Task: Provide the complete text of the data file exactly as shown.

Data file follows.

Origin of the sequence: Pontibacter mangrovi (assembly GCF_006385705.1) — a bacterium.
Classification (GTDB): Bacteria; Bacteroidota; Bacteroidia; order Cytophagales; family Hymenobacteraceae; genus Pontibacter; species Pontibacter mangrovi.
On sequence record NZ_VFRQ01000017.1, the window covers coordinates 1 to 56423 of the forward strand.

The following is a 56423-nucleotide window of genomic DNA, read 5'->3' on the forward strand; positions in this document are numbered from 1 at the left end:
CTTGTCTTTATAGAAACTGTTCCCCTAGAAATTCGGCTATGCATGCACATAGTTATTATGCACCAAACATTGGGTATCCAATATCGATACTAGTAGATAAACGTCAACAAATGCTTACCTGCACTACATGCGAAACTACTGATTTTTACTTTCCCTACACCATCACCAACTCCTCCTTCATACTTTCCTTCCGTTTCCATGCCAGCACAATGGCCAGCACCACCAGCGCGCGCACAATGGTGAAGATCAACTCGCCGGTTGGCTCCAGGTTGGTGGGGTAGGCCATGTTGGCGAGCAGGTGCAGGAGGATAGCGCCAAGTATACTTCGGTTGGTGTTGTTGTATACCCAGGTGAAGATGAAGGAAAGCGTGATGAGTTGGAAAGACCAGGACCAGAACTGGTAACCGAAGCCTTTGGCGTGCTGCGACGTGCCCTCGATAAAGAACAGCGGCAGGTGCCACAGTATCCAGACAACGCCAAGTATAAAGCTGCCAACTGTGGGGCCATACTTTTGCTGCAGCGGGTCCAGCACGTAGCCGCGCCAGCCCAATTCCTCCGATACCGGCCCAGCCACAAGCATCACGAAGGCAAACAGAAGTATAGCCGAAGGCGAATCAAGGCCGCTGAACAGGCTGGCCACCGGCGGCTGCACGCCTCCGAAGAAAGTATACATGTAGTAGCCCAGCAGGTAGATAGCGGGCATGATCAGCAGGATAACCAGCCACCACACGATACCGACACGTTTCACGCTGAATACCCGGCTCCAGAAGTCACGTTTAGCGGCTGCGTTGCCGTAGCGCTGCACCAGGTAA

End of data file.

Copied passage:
Origin of the sequence: Pontibacter mangrovi (assembly GCF_006385705.1) — a bacterium.
Classification (GTDB): Bacteria; Bacteroidota; Bacteroidia; order Cytophagales; family Hymenobacteraceae; genus Pontibacter; species Pontibacter mangrovi.
On sequence record NZ_VFRQ01000017.1, the window covers coordinates 1 to 56423 of the forward strand.

The following is a 56423-nucleotide window of genomic DNA, read 5'->3' on the forward strand; positions in this document are numbered from 1 at the left end:
CTTGTCTTTATAGAAACTGTTCCCCTAGAAATTCGGCTATGCATGCACATAGTTATTATGCACCAAACATTGGGTATCCAATATCGATACTAGTAGATAAACGTCAACAAATGCTTACCTGCACTACATGCGAAACTACTGATTTTTACTTTCCCTACACCATCACCAACTCCTCCTTCATACTTTCCTTCCGTTTCCATGCCAGCACAATGGCCAGCACCACCAGCGCGCGCACAATGGTGAAGATCAACTCGCCGGTTGGCTCCAGGTTGGTGGGGTAGGCCATGTTGGCGAGCAGGTGCAGGAGGATAGCGCCAAGTATACTTCGGTTGGTGTTGTTGTATACCCAGGTGAAGATGAAGGAAAGCGTGATGAGTTGGAAAGACCAGGACCAGAACTGGTAACCGAAGCCTTTGGCGTGCTGCGACGTGCCCTCGATAAAGAACAGCGGCAGGTGCCACAGTATCCAGACAACGCCAAGTATAAAGCTGCCAACTGTGGGGCCATACTTTTGCTGCAGCGGGTCCAGCACGTAGCCGCGCCAGCCCAATTCCTCCGATACCGGCCCAGCCACAAGCATCACGAAGGCAAACAGAAGTATAGCCGAAGGCGAATCAAGGCCGCTGAACAGGCTGGCCACCGGCGGCTGCACGCCTCCGAAGAAAGTATACATGTAGTAGCCCAGCAGGTAGATAGCGGGCATGATCAGCAGGATAACCAGCCACCACACGATACCGACACGTTTCACGCTGAATACCCGGCTCCAGAAGTCACGTTTAGCGGCTGCGTTGCCGTAGCGCTGCACCAGGTAA